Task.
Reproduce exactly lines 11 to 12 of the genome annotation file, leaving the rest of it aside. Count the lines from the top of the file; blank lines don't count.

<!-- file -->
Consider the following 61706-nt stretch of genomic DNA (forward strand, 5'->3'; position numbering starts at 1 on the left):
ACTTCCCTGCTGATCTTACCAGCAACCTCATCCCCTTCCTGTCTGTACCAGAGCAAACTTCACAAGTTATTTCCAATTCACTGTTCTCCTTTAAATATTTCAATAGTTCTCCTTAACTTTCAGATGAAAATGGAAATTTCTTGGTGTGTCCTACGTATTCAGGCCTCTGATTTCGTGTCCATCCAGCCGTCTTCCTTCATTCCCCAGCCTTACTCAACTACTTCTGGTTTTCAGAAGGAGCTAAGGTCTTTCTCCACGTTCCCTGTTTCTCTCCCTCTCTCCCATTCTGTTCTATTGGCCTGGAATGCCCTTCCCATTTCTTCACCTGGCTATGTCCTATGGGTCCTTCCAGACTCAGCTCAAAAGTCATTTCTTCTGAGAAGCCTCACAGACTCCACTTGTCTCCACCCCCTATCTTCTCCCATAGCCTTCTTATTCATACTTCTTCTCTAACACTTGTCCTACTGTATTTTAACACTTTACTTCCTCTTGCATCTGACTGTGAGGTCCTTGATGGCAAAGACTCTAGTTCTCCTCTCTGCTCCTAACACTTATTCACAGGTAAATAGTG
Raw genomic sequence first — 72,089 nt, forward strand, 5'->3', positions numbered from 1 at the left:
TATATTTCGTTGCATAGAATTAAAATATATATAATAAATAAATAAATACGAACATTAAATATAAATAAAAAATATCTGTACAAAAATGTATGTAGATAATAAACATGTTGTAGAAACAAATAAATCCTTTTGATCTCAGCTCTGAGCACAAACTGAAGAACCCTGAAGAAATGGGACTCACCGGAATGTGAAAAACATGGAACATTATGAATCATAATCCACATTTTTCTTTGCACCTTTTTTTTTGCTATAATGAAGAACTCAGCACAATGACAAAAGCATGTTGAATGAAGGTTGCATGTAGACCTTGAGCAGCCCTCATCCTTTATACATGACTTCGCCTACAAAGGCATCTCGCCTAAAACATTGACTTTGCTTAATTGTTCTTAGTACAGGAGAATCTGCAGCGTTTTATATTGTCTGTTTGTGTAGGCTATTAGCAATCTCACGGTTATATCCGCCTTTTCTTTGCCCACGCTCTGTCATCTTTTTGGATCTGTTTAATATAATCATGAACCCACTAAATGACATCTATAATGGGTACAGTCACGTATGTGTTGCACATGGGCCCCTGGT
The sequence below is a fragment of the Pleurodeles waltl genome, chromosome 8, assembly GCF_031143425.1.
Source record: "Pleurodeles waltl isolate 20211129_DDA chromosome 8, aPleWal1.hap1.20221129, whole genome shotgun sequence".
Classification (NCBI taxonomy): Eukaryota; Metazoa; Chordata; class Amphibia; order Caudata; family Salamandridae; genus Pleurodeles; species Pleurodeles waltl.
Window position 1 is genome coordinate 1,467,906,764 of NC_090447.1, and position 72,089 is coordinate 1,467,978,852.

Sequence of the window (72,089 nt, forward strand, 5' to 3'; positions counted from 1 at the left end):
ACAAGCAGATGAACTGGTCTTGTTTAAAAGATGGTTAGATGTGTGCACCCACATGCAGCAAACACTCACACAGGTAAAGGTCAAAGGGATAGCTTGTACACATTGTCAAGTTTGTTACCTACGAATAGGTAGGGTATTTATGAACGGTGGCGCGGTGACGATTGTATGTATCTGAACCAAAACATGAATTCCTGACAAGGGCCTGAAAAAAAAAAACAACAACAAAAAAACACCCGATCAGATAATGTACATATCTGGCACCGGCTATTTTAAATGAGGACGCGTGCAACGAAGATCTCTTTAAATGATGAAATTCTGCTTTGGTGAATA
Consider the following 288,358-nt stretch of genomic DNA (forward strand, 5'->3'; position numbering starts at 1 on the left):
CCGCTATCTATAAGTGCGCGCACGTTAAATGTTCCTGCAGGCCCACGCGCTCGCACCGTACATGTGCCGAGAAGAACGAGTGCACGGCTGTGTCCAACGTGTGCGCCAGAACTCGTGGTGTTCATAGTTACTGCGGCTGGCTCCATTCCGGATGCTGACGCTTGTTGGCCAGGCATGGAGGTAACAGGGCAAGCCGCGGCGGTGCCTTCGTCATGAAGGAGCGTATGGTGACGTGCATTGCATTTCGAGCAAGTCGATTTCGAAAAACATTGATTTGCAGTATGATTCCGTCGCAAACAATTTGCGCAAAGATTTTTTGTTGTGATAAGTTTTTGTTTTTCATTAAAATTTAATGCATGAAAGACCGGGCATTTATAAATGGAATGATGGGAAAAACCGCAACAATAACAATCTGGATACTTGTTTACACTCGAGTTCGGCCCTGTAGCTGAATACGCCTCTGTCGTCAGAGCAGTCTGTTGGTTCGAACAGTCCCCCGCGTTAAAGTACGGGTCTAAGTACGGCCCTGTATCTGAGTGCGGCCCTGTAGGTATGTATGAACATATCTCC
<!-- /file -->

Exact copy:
Consider the following 288,358-nt stretch of genomic DNA (forward strand, 5'->3'; position numbering starts at 1 on the left):
CCGCTATCTATAAGTGCGCGCACGTTAAATGTTCCTGCAGGCCCACGCGCTCGCACCGTACATGTGCCGAGAAGAACGAGTGCACGGCTGTGTCCAACGTGTGCGCCAGAACTCGTGGTGTTCATAGTTACTGCGGCTGGCTCCATTCCGGATGCTGACGCTTGTTGGCCAGGCATGGAGGTAACAGGGCAAGCCGCGGCGGTGCCTTCGTCATGAAGGAGCGTATGGTGACGTGCATTGCATTTCGAGCAAGTCGATTTCGAAAAACATTGATTTGCAGTATGATTCCGTCGCAAACAATTTGCGCAAAGATTTTTTGTTGTGATAAGTTTTTGTTTTTCATTAAAATTTAATGCATGAAAGACCGGGCATTTATAAATGGAATGATGGGAAAAACCGCAACAATAACAATCTGGATACTTGTTTACACTCGAGTTCGGCCCTGTAGCTGAATACGCCTCTGTCGTCAGAGCAGTCTGTTGGTTCGAACAGTCCCCCGCGTTAAAGTACGGGTCTAAGTACGGCCCTGTATCTGAGTGCGGCCCTGTAGGTATGTATGAACATATCTCC